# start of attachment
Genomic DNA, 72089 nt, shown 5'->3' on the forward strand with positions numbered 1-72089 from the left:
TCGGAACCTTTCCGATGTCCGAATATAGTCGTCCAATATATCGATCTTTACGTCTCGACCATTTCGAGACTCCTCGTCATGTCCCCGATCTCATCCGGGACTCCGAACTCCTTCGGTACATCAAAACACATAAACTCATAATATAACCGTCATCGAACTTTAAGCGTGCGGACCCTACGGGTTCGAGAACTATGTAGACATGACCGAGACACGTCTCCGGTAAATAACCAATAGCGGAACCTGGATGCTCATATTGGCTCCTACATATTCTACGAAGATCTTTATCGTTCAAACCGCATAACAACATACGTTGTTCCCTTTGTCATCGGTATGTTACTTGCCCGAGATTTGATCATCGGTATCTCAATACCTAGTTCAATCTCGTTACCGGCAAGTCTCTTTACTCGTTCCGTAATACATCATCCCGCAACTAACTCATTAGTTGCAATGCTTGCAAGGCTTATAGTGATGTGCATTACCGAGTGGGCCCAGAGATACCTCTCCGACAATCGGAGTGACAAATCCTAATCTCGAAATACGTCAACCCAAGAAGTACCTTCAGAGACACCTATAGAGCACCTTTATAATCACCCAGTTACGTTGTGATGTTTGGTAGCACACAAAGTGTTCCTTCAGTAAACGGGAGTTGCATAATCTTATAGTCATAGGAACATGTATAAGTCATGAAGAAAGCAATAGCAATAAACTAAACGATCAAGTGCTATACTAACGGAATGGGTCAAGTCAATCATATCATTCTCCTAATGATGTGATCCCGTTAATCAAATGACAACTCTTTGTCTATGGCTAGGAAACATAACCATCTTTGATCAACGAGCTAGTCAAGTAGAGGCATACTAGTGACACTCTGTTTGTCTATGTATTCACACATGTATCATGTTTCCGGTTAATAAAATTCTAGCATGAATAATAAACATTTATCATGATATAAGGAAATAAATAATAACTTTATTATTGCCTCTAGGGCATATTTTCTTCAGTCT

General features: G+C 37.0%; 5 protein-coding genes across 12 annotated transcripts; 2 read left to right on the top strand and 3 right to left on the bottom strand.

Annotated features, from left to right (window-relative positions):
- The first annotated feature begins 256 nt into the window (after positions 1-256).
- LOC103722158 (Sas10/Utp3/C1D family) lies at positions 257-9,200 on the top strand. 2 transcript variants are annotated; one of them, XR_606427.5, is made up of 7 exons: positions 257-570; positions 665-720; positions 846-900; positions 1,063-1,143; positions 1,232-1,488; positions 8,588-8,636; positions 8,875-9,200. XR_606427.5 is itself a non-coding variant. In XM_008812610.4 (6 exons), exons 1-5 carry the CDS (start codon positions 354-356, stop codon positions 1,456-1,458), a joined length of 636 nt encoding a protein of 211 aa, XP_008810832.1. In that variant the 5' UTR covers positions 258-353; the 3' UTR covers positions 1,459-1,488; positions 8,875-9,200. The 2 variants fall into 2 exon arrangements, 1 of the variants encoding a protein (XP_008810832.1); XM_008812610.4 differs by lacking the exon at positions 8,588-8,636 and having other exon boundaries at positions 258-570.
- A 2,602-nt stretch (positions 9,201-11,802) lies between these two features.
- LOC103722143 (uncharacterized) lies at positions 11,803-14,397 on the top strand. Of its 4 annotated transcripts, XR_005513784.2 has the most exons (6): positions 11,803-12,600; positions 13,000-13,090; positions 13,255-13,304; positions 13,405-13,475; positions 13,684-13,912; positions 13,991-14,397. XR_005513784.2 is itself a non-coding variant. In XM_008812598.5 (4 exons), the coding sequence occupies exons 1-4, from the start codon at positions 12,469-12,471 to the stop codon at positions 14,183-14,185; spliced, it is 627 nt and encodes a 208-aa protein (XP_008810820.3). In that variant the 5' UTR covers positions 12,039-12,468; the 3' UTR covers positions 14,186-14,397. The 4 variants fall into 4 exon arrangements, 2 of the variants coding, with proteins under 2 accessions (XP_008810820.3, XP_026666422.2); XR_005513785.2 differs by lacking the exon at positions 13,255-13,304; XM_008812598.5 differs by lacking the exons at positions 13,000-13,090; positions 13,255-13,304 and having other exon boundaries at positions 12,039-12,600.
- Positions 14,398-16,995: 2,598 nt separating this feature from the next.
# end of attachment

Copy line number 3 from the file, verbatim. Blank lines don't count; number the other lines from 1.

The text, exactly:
General features: G+C 37.0%; 5 protein-coding genes across 12 annotated transcripts; 2 read left to right on the top strand and 3 right to left on the bottom strand.